Sri Lanka votes in tightest election in decades09 january 2015, 11:34
Sri Lankans turned out in large numbers Thursday, shrugging off some reports of intimidation to vote in the island's tightest election in decades as President Mahinda Rajapakse battles for survival, AFP reports.
Turnout was higher than expected in Tamil-dominated areas of the north and east, which have boycotted national elections in the past and where resentment against Rajapakse runs high.
Sri Lanka's strongman leader seemed assured of victory when he called snap polls in November seeking an unprecedented third term, five years after crushing a violent separatist rebellion that had traumatised the country for decades.
But he has been dogged in recent years by accusations of increasing authoritarianism and corruption -- and a failure to bring about national reconciliation.
His health minister Maithripala Sirisena's shock decision to defect from the government and stand against the president led to a bitterly fought campaign for the election, which analysts say is too close to call.
Early indications suggested national turnout could be as high as the near 75 percent reported in 2010.
Rajapakse said he was confident of a "resounding victory" and promised a peaceful post-election period as he cast his ballot.
The president has come under international pressure after opposition reports that troops were being deployed to intimidate voters, with top US diplomat John Kerry this week urging him to ensure the election was peaceful and credible.
A planned papal visit has added to the pressure, with some Catholic leaders saying the pope should cancel in the event of unrest.
Election commissioner Mahinda Deshapriya said he was satisfied the military had not tried to prevent people from voting, although he described the death of one opposition party worker in a drive-by shooting at a campaign rally as regrettable.
"I have not received any complaints during or after the voting," he told reporters.
"There have been no major incidents to disrupt the electoral process."
Tamil leaders said two explosions in the northern Jaffna peninsula were an attempt to deter voters, but there were no casualties and voting continued.
Tamil translator S. Sebanayagam said he had to wait in line to cast his vote in Jaffna.
"There were lots of people ahead of me, including some very elderly people who seemed keen to vote," he told AFP.
Tamils are Sri Lanka's largest minority, accounting for 13 percent of the population, and could decide the election if the majority Sinhalese vote is split between Rajapakse and his main opponent.
Sirisena was a relative unknown until he became the main opposition candidate, but his decision to run triggered a slew of defections and become a rallying point for disaffection with Rajapakse and his powerful family.
"My victory is in sight. There is support for us everywhere," said Sirisena as he cast his vote, promising a "new political culture".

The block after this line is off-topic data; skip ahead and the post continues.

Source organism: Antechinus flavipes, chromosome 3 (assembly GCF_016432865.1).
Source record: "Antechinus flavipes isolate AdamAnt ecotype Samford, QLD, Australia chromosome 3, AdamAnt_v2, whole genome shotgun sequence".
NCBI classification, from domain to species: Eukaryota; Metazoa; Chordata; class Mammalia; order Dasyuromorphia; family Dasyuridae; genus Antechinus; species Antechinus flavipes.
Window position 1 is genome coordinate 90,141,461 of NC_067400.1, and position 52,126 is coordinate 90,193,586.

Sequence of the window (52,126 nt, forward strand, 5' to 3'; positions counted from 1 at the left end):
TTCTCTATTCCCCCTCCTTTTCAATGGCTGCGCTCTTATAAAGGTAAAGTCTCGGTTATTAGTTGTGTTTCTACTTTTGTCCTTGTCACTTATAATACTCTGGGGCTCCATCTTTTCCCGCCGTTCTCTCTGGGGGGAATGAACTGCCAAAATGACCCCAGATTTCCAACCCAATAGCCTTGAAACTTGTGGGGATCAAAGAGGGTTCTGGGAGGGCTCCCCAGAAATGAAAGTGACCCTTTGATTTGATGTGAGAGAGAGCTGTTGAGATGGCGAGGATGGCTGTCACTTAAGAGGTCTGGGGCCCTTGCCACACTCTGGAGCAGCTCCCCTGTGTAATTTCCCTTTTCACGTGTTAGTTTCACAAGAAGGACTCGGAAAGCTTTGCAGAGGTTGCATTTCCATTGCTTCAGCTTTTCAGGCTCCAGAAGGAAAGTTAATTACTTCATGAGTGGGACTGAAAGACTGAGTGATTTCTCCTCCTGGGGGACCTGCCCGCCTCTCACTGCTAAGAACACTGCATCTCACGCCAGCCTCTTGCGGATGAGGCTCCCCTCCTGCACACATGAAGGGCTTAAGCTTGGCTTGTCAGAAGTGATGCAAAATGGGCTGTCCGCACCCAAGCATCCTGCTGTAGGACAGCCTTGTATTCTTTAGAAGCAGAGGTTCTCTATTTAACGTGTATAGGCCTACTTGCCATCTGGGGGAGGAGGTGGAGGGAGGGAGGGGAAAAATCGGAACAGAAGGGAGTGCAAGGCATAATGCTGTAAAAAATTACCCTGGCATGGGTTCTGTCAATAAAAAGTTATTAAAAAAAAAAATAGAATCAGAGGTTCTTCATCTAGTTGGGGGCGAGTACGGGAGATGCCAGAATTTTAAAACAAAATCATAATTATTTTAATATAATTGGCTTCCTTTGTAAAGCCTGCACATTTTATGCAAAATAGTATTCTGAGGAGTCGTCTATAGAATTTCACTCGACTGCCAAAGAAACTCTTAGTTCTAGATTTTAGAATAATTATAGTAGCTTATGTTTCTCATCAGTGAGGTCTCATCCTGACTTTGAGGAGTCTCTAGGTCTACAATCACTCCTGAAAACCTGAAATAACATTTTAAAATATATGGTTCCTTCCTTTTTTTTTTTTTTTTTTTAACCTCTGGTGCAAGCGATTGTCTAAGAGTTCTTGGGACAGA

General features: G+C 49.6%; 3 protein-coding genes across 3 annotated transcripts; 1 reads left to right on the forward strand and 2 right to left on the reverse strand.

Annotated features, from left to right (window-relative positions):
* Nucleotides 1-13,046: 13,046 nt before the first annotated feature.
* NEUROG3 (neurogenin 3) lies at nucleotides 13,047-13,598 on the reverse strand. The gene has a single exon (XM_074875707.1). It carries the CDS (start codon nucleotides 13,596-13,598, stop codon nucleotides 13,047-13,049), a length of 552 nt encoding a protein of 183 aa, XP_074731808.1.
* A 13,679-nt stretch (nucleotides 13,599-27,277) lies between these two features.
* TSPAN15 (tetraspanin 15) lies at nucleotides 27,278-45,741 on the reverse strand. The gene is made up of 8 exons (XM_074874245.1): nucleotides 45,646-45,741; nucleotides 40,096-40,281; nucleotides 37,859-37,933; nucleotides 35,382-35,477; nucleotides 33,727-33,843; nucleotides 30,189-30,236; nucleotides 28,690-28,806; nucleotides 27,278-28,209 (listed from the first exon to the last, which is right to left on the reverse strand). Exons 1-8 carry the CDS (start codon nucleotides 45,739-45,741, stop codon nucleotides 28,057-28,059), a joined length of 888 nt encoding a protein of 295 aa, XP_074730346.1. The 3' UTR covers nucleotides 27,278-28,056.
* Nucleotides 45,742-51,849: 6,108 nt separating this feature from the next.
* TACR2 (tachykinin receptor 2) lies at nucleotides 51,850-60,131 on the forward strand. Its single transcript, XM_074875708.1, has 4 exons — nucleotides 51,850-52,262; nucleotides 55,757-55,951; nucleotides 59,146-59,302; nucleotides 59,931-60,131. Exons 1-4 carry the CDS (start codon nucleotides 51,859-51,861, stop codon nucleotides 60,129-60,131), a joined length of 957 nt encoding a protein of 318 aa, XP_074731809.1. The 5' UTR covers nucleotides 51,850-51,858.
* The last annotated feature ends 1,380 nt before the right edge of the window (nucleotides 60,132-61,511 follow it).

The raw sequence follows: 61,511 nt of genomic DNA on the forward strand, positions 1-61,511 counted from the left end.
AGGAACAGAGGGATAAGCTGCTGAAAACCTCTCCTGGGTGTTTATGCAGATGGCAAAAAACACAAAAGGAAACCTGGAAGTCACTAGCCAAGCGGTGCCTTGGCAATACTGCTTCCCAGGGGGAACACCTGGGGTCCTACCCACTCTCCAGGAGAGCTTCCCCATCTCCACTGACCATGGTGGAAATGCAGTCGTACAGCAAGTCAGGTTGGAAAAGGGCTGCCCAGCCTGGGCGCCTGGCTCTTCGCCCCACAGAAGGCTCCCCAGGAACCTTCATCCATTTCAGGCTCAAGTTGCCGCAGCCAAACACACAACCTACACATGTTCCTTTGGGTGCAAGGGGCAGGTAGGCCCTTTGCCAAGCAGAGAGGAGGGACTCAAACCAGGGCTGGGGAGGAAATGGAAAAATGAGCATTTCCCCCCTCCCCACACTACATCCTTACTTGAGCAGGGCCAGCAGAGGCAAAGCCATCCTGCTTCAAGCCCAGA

Rajapakse had appeared politically invincible after his forces crushed the Tamil Tigers in 2009 and brought peace to the island.
South Asia's longest-serving leader won a landslide election victory in 2010, but critics say he has failed to bring about reconciliation in the years that followed.
The 69-year-old president removed the two-term limit and gave himself more powers soon after winning his second term.
He is accused of undermining the independence of the judiciary and has packed the government with relatives, sparking resentment even within his own party.
Opposition groups including the main Tamil party have rallied behind Sirisena, a 63-year-old former farmer who, like Rajapakse, is from the majority Sinhalese community.
Hefty Chinese investment
Sri Lanka's economy has grown by an annual average of over seven percent since the war ended, partly thanks to hefty investment from China.
But the opposition says Chinese contractors have employed few local people and household incomes have not kept pace with national growth rates.
The president has taken drastic measures to shore up support, slashing fuel prices, cutting water and electricity tariffs and giving subsidised motorcycles and hefty pay increases to 1.6 million public servants.
Rajapakse has also promised a judicial inquiry into allegations troops killed 40,000 Tamil civilians at the end of the civil war, although he still refuses to cooperate with a UN-mandated investigation.
The independent Centre for Monitoring Election Violence said it had documented 420 incidences of violence during the campaign, with the north worst hit.
Results are expected on Friday after overnight counting of the votes.
"We are encouraged by initial reports indicating high turnout," said US State Department spokeswoman Jen Psaki.
"We urge... Sri Lanka to ensure that vote counting is carried out credibly and transparently and that any allegation of fraud or violence is credibly investigated."